Anniston sighed in relief and turned back to course. His satellite feed indicated the airspace was clear. Fortunately, humans still owned the sky. On the ground it would be different. The brittlestars were alerted to the incursion. He imagined them tearing at his protective suit with ragged bloody fingernails and the burn of acid mucus as alien nerve fibers subverted his body. Once the horrors got under his skin they would breed rapaciously, fissioning and growing, and fissioning again, consuming nonessential fatty tissues until they filled all the in-between spaces. They would clog his digestive tract, leak from his sinus cavities, and devour his brain leaving nothing but the stem to keep the body alive for as long as it would last. He would be a moaning stumbling drooler, the horrid shock troops of the species.
Or perhaps he would be the other kind.
* * *
Anniston dropped the last chunk of concrete rubble to sink his parachute in the drainage ditch along eastern edge of the space shuttle runway. He considered his helmet for a moment and then tossed it in the water. The night vision system would be useful but the mask obstructed his field of vision and at best, it would only slow a brittlestar attack. He had more to gain by seeing clearly.
He wiped sweat from his face and scanned the runway’s debris strewn length for movement. As a child he watched gleaming white orbiters touchdown with little puffs of tire smoke. No more. The last space shuttle touched down over six years ago. Space was the domain of military robots and up until recently: wealthy tourists.
He extracted a foil pouch of water from a pocket, tore the corner, and drank the vitamin laced water down in two big gulps. He tossed the packet into the brush and then reconfigured his gear for easier carrying. He shouldered the heaviest load, the nuclear warhead and slipped it onto his back. He cinched down the straps and stowed his remaining gear, mostly ammunition, in his combat harness. He took the safety off his modified M-4 carbine, and walked to the space shuttle tow road. For the moment it was peaceful. Cicada trill and mosquito hum filled the air.
The broad tow road swept south through a feral landscape of wave-tossed debris subsumed in organic flowing humps of bramble and wild grape. The road ended at his destination, the vehicle assembly building. The massive building’s imposing flanks towered over the surroundings. Inside the vehicle assembly building, the brittlestar hybrids were building something and his mission was to find out what it was, relay the intelligence via satellite link, and if necessary destroy it with the nuke.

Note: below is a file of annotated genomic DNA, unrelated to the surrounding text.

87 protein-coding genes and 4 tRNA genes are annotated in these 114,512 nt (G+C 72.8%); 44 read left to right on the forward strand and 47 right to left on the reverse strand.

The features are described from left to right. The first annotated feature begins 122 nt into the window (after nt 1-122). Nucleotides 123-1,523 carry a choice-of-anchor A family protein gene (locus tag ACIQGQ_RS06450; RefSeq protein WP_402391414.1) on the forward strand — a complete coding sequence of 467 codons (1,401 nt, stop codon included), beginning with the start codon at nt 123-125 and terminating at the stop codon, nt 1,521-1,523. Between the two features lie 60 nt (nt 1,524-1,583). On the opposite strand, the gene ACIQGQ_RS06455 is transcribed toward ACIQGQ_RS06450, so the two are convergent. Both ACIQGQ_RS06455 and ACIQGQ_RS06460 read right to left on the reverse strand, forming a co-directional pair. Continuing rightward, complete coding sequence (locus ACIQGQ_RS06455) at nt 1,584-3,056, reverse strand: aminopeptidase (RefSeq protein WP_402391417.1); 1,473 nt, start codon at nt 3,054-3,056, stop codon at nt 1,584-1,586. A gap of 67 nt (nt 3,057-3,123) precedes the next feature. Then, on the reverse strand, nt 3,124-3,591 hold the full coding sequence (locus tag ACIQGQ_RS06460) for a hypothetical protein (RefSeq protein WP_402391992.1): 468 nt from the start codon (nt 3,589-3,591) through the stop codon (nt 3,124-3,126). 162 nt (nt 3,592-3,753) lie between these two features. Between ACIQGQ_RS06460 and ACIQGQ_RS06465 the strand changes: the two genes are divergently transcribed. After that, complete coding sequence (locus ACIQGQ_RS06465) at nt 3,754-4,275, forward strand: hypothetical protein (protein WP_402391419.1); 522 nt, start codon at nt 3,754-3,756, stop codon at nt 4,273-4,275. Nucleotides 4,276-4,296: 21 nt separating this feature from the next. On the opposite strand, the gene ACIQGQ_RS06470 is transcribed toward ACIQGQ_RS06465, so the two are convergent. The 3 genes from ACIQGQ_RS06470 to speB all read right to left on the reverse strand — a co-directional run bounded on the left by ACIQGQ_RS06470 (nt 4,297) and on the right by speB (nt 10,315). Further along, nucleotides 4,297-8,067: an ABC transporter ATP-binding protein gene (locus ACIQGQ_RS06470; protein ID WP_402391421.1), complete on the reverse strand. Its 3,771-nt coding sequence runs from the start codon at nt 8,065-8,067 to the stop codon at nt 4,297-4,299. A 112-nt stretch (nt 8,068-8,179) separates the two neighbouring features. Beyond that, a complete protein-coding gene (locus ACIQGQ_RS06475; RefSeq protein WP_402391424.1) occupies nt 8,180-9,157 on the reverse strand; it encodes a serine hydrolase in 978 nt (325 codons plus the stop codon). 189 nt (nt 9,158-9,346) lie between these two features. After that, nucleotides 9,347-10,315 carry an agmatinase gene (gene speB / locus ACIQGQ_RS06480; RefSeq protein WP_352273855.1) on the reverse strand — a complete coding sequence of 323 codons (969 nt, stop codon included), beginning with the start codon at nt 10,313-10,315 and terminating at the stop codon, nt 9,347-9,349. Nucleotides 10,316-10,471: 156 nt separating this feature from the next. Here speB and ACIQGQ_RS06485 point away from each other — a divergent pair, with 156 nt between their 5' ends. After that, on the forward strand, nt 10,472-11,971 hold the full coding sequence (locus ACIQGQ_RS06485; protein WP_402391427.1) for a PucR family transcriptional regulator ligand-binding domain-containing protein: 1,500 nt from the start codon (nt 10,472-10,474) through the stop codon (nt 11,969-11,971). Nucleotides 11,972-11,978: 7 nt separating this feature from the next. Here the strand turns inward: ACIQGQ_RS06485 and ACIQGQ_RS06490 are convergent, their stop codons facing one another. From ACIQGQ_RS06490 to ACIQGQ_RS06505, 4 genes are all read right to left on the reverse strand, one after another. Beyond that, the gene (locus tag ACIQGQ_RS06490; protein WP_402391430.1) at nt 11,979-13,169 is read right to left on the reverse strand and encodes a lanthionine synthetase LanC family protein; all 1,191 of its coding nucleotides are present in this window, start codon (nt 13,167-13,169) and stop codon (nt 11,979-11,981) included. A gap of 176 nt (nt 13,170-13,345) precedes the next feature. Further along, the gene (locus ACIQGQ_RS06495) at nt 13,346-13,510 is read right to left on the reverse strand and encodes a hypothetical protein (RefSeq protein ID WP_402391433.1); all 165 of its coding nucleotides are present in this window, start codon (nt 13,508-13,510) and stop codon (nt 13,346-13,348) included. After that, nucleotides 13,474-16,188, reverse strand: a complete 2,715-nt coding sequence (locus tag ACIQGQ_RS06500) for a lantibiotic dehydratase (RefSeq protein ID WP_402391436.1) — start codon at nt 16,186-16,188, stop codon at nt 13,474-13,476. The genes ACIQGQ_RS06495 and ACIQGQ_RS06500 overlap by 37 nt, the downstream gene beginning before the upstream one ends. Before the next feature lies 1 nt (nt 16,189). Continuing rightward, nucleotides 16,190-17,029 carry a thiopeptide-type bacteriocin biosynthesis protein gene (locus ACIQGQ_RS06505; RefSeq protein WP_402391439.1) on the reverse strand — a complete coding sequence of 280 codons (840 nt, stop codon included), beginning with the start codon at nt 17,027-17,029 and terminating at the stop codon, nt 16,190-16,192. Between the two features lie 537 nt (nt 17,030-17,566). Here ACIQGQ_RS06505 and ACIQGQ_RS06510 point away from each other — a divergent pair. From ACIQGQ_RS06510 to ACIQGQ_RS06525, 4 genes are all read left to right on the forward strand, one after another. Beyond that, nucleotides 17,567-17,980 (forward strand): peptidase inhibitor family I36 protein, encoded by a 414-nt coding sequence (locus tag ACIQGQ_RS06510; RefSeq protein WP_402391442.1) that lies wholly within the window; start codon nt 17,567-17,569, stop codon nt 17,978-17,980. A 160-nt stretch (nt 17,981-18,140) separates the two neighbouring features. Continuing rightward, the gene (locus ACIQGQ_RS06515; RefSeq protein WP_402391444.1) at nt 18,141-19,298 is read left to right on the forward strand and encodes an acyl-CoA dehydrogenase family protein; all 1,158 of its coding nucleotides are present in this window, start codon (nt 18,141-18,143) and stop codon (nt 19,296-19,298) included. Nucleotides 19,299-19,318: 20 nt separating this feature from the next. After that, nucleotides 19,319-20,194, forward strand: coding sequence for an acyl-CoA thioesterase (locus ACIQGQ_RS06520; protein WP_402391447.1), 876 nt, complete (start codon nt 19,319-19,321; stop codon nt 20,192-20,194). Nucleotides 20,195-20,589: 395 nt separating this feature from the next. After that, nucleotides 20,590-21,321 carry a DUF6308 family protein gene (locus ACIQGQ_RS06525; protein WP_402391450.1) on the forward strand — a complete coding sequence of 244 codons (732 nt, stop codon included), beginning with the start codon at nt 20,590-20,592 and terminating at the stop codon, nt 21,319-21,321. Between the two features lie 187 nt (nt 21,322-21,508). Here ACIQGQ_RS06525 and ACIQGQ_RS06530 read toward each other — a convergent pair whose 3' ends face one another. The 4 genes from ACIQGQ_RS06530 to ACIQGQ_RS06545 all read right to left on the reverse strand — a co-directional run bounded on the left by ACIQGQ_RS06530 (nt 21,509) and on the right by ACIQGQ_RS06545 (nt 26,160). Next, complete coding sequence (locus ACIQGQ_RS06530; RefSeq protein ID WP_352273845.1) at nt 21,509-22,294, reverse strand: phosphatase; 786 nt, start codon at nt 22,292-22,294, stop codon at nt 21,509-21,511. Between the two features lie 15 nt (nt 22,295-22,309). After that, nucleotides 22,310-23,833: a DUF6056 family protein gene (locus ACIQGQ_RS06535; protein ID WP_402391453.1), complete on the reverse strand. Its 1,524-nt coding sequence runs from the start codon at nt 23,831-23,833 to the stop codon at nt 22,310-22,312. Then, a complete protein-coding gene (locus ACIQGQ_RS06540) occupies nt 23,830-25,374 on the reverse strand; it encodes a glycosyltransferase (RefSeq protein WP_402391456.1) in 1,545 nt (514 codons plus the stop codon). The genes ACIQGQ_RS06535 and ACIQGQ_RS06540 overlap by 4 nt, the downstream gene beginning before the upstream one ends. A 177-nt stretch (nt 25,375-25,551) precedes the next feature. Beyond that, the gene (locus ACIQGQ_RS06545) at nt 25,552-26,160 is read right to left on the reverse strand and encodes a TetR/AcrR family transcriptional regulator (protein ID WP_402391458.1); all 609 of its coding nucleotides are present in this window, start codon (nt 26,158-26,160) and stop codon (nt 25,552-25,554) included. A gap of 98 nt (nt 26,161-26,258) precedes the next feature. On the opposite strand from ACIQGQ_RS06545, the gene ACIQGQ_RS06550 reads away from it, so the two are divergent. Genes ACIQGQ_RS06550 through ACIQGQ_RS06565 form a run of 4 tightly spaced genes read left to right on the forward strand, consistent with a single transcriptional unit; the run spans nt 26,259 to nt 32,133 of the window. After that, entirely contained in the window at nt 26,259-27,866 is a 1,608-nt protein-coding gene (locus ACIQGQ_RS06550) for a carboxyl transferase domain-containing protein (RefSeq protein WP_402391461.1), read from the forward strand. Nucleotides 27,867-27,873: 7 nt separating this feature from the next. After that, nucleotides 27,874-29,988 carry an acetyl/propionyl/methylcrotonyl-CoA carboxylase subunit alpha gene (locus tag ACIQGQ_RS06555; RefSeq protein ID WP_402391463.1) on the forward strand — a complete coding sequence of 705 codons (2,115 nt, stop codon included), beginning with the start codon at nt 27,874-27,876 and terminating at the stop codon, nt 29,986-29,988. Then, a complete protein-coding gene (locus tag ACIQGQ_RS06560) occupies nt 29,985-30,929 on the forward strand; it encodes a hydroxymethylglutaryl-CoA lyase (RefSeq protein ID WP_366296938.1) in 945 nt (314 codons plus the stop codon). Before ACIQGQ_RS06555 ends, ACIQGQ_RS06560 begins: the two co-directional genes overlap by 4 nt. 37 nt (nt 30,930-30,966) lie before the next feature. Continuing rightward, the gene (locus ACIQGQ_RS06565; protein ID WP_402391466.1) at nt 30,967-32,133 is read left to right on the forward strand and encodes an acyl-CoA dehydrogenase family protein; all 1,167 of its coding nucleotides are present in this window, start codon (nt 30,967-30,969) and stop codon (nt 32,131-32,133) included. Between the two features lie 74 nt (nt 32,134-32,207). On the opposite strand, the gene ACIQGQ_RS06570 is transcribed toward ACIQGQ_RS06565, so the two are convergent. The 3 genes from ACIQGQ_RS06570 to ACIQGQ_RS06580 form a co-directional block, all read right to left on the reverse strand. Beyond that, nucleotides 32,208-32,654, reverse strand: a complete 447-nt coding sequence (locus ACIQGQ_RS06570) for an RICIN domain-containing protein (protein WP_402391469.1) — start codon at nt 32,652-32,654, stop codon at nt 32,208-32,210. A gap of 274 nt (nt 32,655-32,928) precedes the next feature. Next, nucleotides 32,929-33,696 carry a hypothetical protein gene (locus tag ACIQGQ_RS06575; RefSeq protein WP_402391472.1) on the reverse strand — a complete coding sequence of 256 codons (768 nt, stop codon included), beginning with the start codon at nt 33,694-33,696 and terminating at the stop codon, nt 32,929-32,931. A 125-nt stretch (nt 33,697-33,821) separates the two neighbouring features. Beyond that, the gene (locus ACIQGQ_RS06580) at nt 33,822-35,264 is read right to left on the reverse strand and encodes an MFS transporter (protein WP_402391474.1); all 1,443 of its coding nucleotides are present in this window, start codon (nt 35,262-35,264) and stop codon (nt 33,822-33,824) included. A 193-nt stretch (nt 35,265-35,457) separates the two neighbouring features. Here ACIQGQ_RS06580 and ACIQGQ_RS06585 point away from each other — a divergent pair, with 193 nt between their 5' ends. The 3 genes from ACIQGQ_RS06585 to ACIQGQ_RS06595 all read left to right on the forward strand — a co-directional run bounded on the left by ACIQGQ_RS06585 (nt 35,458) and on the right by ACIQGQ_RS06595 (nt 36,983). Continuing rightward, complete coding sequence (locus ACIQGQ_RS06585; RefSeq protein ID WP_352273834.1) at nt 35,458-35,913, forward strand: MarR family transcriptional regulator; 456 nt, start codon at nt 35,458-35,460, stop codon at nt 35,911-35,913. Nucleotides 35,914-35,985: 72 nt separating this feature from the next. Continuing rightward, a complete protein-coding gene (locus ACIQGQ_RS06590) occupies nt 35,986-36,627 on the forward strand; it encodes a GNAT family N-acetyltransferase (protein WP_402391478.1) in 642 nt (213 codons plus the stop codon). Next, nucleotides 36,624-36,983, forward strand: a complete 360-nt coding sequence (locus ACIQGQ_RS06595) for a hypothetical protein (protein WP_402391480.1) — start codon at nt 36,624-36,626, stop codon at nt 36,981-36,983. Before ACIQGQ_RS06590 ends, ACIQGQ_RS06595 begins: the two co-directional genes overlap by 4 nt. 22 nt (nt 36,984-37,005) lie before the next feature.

Anniston stopped and listened. His senses were far better than a drooler’s. He could smell the rich aroma of salt marsh, hear the croak of frog and taste the cloying humid decay of Florida air and it reminded him of Amanda and their cottage home in North Carolina.
They met the day he checked into Marine Corp Air Station New River as a fleet replacement pilot for the V-22 Osprey. She was a civil engineer building new support facilities for the new V-44 quad rotor the Marines had purchased. At first she wanted nothing to do with a Marine but with time and charm on his side he changed her mind. They married upon his return from his first deployment.
Upon completion of the New River project, she accepted a job at NASA as a facilities engineer. It involved a lot of travel, but no more than his career as a Marine Corp pilot. Every rendezvous was like a honeymoon. At Test Pilot school he was selected to evaluate the Nightwing Infiltration suit and she was put in charge of converting NASA facilities into national parks. She was at the cape when the western flank of the Azore’s Cumbre Vieja volcano collapsed into the Atlantic ocean creating the massive tsunamis that devastated the eastern seaboard of the United States. A Red Cross team sent him a message that she was alive and well, but the destructive waves washed up a completely new menace: a nightmare horde of bizarre creatures churned from the ocean’s ultra-deep hadalpelagic zone. Feathered worms, glassy manta’s, gulpers with teeth too long for their bodies, and needle walking urchins six feet across littered the Florida coast. All of the creatures died and rotted in the light and the heat of the surface world except for the hive-minded brittlestar. The strange creatures from the bottommost depths found a way to live.